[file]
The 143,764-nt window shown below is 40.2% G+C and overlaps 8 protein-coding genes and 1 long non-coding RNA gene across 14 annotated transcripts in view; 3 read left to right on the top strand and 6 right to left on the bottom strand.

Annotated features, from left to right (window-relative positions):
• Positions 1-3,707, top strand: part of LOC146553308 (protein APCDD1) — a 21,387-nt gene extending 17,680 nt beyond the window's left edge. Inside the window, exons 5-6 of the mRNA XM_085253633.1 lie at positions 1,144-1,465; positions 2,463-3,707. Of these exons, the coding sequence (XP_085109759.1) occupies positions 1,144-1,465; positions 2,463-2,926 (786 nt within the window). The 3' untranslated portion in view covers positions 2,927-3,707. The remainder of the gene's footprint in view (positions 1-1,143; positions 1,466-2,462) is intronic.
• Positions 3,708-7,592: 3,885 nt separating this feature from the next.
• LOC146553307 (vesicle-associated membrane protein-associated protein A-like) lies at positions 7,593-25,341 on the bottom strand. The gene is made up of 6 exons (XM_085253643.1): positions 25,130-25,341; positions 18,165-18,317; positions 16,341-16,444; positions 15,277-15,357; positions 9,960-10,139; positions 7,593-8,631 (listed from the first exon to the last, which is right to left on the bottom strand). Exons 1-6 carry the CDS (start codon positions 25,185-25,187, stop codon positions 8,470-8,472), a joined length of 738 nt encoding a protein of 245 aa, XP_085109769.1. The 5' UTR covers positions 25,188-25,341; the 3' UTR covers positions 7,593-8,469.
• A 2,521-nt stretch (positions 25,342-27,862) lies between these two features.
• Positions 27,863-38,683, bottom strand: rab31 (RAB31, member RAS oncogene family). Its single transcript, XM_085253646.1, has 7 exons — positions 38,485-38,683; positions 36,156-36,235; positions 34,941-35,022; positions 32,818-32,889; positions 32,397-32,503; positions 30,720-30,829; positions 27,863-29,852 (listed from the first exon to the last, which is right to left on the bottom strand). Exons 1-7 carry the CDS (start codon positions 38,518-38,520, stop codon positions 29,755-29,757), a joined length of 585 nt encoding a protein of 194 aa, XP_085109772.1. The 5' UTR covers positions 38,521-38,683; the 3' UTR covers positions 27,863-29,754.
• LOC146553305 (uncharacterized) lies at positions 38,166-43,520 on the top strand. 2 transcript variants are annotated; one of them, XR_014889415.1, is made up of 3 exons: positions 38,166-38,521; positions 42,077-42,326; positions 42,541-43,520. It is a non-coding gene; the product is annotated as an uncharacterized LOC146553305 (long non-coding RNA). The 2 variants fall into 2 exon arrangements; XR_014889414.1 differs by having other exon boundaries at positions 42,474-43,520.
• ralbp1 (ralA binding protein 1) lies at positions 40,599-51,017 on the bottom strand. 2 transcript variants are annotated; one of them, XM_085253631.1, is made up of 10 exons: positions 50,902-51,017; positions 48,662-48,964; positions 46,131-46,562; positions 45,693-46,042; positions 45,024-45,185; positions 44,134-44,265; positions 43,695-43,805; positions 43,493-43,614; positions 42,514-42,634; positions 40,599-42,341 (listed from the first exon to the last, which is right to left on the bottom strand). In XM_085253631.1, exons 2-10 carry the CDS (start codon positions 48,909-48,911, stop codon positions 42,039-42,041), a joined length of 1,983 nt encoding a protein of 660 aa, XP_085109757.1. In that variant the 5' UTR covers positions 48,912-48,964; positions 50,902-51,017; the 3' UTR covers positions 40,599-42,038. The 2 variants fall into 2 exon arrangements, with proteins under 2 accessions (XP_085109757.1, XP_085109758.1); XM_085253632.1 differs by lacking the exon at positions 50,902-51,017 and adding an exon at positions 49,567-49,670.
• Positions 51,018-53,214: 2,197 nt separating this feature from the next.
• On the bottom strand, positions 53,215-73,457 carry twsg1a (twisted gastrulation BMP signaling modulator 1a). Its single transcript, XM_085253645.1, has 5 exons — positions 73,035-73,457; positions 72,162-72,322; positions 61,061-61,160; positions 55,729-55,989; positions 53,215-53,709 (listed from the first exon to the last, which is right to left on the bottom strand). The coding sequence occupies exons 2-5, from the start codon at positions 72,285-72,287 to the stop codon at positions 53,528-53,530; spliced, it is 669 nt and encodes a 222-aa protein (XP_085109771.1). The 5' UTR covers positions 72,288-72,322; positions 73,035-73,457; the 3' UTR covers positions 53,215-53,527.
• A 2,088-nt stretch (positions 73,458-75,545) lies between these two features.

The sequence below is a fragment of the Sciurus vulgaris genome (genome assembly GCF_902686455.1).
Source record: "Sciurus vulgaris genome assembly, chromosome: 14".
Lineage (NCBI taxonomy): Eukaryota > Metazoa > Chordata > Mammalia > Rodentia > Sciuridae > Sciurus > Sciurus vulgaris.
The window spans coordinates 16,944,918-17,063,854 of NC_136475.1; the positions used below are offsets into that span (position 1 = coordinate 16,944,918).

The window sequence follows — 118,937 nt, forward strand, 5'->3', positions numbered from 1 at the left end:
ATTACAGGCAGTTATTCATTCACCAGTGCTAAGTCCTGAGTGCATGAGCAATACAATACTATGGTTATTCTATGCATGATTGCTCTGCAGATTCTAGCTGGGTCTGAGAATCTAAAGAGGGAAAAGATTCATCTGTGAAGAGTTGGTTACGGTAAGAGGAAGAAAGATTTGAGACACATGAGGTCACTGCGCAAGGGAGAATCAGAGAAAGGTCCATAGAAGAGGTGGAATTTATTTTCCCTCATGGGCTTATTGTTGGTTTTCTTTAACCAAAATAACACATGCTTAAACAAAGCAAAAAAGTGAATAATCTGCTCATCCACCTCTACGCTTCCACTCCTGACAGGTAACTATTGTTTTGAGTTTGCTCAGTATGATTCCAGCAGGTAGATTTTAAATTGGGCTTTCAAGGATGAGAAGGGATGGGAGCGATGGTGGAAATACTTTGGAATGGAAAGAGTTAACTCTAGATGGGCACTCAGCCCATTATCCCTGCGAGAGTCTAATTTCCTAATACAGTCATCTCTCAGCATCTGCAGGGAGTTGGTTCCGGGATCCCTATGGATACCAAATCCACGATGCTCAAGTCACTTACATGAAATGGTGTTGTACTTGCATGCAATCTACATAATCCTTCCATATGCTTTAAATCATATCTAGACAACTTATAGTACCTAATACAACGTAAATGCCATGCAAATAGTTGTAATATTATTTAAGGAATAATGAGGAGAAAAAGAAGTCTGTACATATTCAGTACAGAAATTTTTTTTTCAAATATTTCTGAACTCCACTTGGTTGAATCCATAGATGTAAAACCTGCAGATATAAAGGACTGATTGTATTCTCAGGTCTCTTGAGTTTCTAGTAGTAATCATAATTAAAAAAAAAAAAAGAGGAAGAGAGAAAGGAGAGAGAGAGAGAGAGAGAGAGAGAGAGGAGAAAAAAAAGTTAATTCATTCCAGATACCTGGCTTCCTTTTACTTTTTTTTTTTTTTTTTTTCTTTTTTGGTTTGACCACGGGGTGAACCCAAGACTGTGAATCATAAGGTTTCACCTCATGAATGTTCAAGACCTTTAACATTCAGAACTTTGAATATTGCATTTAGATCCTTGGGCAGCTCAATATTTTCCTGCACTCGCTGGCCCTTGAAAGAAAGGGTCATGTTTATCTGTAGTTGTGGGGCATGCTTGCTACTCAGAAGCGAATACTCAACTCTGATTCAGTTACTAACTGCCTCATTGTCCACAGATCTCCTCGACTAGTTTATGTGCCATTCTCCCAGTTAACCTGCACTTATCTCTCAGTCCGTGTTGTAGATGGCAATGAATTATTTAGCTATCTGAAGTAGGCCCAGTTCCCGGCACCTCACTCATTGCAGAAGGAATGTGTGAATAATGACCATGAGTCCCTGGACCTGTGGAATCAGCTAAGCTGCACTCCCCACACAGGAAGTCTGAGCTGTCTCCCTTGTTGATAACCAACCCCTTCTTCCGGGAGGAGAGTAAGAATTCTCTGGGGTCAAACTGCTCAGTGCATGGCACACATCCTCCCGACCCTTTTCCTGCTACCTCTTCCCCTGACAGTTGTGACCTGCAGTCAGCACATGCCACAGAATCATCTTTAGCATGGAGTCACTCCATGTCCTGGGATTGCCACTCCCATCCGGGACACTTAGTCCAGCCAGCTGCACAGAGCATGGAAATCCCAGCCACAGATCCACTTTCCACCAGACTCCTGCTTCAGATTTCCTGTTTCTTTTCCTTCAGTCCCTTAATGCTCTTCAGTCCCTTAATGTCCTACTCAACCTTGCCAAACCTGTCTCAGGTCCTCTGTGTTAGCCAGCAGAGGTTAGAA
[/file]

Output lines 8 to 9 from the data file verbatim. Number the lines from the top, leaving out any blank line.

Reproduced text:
• LOC146553305 (uncharacterized) lies at positions 38,166-43,520 on the top strand. 2 transcript variants are annotated; one of them, XR_014889415.1, is made up of 3 exons: positions 38,166-38,521; positions 42,077-42,326; positions 42,541-43,520. It is a non-coding gene; the product is annotated as an uncharacterized LOC146553305 (long non-coding RNA). The 2 variants fall into 2 exon arrangements; XR_014889414.1 differs by having other exon boundaries at positions 42,474-43,520.
• ralbp1 (ralA binding protein 1) lies at positions 40,599-51,017 on the bottom strand. 2 transcript variants are annotated; one of them, XM_085253631.1, is made up of 10 exons: positions 50,902-51,017; positions 48,662-48,964; positions 46,131-46,562; positions 45,693-46,042; positions 45,024-45,185; positions 44,134-44,265; positions 43,695-43,805; positions 43,493-43,614; positions 42,514-42,634; positions 40,599-42,341 (listed from the first exon to the last, which is right to left on the bottom strand). In XM_085253631.1, exons 2-10 carry the CDS (start codon positions 48,909-48,911, stop codon positions 42,039-42,041), a joined length of 1,983 nt encoding a protein of 660 aa, XP_085109757.1. In that variant the 5' UTR covers positions 48,912-48,964; positions 50,902-51,017; the 3' UTR covers positions 40,599-42,038. The 2 variants fall into 2 exon arrangements, with proteins under 2 accessions (XP_085109757.1, XP_085109758.1); XM_085253632.1 differs by lacking the exon at positions 50,902-51,017 and adding an exon at positions 49,567-49,670.